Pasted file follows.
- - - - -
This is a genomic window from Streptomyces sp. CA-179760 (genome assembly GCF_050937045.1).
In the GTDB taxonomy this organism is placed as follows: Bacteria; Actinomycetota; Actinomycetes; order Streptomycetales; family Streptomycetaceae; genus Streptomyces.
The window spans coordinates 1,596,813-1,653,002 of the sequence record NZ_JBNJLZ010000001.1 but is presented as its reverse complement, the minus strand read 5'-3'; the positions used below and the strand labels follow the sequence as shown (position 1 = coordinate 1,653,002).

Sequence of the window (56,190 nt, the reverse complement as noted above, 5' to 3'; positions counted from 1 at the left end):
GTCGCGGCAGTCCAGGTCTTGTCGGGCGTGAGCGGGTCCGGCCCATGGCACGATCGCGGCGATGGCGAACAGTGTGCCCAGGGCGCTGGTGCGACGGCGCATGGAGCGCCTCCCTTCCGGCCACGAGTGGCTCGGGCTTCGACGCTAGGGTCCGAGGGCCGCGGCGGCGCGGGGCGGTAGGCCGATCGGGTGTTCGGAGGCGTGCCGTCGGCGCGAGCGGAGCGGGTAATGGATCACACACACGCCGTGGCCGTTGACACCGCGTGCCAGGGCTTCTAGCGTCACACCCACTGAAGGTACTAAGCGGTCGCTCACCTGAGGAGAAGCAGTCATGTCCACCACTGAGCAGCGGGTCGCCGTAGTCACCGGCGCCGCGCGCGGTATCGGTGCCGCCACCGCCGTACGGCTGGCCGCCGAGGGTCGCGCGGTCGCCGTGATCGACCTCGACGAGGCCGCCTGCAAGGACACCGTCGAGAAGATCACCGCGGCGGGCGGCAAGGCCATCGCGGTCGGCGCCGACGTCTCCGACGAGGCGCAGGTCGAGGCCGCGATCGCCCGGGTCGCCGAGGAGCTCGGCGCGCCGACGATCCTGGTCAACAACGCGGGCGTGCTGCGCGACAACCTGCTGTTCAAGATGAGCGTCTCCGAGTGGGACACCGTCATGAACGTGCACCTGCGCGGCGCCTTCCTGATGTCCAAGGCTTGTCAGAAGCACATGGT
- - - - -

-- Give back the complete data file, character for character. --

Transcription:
This is a genomic window from Streptomyces sp. CA-179760 (genome assembly GCF_050937045.1).
In the GTDB taxonomy this organism is placed as follows: Bacteria; Actinomycetota; Actinomycetes; order Streptomycetales; family Streptomycetaceae; genus Streptomyces.
The window spans coordinates 1,596,813-1,653,002 of the sequence record NZ_JBNJLZ010000001.1 but is presented as its reverse complement, the minus strand read 5'-3'; the positions used below and the strand labels follow the sequence as shown (position 1 = coordinate 1,653,002).

Sequence of the window (56,190 nt, the reverse complement as noted above, 5' to 3'; positions counted from 1 at the left end):
GTCGCGGCAGTCCAGGTCTTGTCGGGCGTGAGCGGGTCCGGCCCATGGCACGATCGCGGCGATGGCGAACAGTGTGCCCAGGGCGCTGGTGCGACGGCGCATGGAGCGCCTCCCTTCCGGCCACGAGTGGCTCGGGCTTCGACGCTAGGGTCCGAGGGCCGCGGCGGCGCGGGGCGGTAGGCCGATCGGGTGTTCGGAGGCGTGCCGTCGGCGCGAGCGGAGCGGGTAATGGATCACACACACGCCGTGGCCGTTGACACCGCGTGCCAGGGCTTCTAGCGTCACACCCACTGAAGGTACTAAGCGGTCGCTCACCTGAGGAGAAGCAGTCATGTCCACCACTGAGCAGCGGGTCGCCGTAGTCACCGGCGCCGCGCGCGGTATCGGTGCCGCCACCGCCGTACGGCTGGCCGCCGAGGGTCGCGCGGTCGCCGTGATCGACCTCGACGAGGCCGCCTGCAAGGACACCGTCGAGAAGATCACCGCGGCGGGCGGCAAGGCCATCGCGGTCGGCGCCGACGTCTCCGACGAGGCGCAGGTCGAGGCCGCGATCGCCCGGGTCGCCGAGGAGCTCGGCGCGCCGACGATCCTGGTCAACAACGCGGGCGTGCTGCGCGACAACCTGCTGTTCAAGATGAGCGTCTCCGAGTGGGACACCGTCATGAACGTGCACCTGCGCGGCGCCTTCCTGATGTCCAAGGCTTGTCAGAAGCACATGGT